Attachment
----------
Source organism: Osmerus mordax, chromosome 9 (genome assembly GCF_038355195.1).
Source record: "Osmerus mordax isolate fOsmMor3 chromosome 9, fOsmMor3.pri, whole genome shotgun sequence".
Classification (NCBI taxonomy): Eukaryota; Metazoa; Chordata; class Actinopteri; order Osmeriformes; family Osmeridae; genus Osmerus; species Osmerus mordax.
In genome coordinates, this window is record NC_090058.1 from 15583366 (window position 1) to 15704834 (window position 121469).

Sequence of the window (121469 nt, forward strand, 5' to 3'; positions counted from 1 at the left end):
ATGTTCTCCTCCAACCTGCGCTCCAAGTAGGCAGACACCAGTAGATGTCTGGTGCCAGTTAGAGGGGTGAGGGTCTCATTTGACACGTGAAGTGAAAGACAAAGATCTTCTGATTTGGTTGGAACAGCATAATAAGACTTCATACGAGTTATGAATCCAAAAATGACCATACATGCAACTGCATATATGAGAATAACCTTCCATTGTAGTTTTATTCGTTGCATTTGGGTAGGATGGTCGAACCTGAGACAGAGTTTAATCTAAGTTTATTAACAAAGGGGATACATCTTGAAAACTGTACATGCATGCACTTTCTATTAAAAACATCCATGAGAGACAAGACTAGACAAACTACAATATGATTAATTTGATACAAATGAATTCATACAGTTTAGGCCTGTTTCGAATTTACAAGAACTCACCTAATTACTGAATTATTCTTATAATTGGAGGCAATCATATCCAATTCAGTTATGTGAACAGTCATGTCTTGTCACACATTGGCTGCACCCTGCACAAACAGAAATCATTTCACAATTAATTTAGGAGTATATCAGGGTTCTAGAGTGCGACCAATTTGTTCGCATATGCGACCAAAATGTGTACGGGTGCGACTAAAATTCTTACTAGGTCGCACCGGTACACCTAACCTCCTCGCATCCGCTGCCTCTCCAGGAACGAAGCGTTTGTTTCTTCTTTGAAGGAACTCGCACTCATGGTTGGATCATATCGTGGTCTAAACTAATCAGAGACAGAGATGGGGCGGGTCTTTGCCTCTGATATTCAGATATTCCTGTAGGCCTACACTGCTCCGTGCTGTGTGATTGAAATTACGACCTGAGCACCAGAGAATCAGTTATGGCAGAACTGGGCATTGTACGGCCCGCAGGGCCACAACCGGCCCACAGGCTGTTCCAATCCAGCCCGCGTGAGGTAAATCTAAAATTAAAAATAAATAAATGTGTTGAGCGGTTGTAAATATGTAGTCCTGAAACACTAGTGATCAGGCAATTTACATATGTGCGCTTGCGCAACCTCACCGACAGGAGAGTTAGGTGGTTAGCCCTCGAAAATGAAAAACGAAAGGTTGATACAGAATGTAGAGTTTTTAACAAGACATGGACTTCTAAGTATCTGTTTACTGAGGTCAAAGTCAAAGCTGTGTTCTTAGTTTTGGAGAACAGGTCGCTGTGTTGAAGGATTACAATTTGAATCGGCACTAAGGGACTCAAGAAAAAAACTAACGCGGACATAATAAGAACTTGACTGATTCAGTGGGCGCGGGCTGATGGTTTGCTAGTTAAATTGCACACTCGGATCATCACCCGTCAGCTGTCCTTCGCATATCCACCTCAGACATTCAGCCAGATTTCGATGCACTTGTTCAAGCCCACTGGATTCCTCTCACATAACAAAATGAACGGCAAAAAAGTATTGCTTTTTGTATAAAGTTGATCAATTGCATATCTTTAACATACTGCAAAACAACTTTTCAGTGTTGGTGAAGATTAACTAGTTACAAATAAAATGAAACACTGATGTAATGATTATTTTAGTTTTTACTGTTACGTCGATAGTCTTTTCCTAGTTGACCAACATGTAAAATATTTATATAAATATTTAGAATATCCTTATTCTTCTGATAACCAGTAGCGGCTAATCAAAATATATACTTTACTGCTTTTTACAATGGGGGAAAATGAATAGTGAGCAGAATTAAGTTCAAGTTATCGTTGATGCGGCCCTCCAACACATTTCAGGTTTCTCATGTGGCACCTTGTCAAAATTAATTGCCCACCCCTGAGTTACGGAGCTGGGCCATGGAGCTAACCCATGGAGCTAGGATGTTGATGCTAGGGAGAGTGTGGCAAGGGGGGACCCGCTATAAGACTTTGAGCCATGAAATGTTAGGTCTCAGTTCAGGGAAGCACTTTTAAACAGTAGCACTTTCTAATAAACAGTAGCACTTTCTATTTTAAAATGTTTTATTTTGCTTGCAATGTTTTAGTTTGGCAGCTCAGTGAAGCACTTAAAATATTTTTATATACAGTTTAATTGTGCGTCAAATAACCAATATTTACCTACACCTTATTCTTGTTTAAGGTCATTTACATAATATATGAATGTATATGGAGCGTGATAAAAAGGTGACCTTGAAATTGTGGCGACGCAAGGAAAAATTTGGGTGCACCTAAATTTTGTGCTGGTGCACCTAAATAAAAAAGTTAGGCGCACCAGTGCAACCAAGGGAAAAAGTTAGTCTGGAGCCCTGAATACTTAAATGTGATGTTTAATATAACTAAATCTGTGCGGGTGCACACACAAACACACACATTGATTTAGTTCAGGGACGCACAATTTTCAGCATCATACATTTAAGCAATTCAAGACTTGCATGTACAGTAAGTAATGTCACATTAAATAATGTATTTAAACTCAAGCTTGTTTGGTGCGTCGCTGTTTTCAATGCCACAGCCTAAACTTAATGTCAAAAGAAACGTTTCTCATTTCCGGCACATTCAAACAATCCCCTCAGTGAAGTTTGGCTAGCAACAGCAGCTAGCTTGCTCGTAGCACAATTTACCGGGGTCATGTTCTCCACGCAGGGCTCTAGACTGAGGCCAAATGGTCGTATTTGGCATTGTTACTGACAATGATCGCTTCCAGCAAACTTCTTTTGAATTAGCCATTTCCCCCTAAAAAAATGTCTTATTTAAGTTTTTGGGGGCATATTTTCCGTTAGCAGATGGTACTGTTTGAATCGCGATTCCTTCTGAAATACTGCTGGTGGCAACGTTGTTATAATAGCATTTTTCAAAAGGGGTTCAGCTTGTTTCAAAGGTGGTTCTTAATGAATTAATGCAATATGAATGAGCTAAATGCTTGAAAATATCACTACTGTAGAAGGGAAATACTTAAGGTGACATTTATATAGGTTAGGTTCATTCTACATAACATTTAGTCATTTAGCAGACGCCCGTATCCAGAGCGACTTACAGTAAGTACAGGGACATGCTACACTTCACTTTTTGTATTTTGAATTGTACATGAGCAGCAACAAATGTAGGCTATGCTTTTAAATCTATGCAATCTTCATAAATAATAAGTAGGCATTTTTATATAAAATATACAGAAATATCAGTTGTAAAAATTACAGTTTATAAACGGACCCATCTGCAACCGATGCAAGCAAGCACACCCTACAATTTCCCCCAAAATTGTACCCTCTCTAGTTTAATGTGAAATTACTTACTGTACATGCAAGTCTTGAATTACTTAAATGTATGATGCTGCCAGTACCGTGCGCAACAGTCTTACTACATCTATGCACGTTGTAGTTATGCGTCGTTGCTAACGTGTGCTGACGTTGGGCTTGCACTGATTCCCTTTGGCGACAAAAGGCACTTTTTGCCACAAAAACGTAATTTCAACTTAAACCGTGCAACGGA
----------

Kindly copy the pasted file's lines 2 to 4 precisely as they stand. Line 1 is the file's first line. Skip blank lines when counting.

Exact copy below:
Source record: "Osmerus mordax isolate fOsmMor3 chromosome 9, fOsmMor3.pri, whole genome shotgun sequence".
Classification (NCBI taxonomy): Eukaryota; Metazoa; Chordata; class Actinopteri; order Osmeriformes; family Osmeridae; genus Osmerus; species Osmerus mordax.
In genome coordinates, this window is record NC_090058.1 from 15583366 (window position 1) to 15704834 (window position 121469).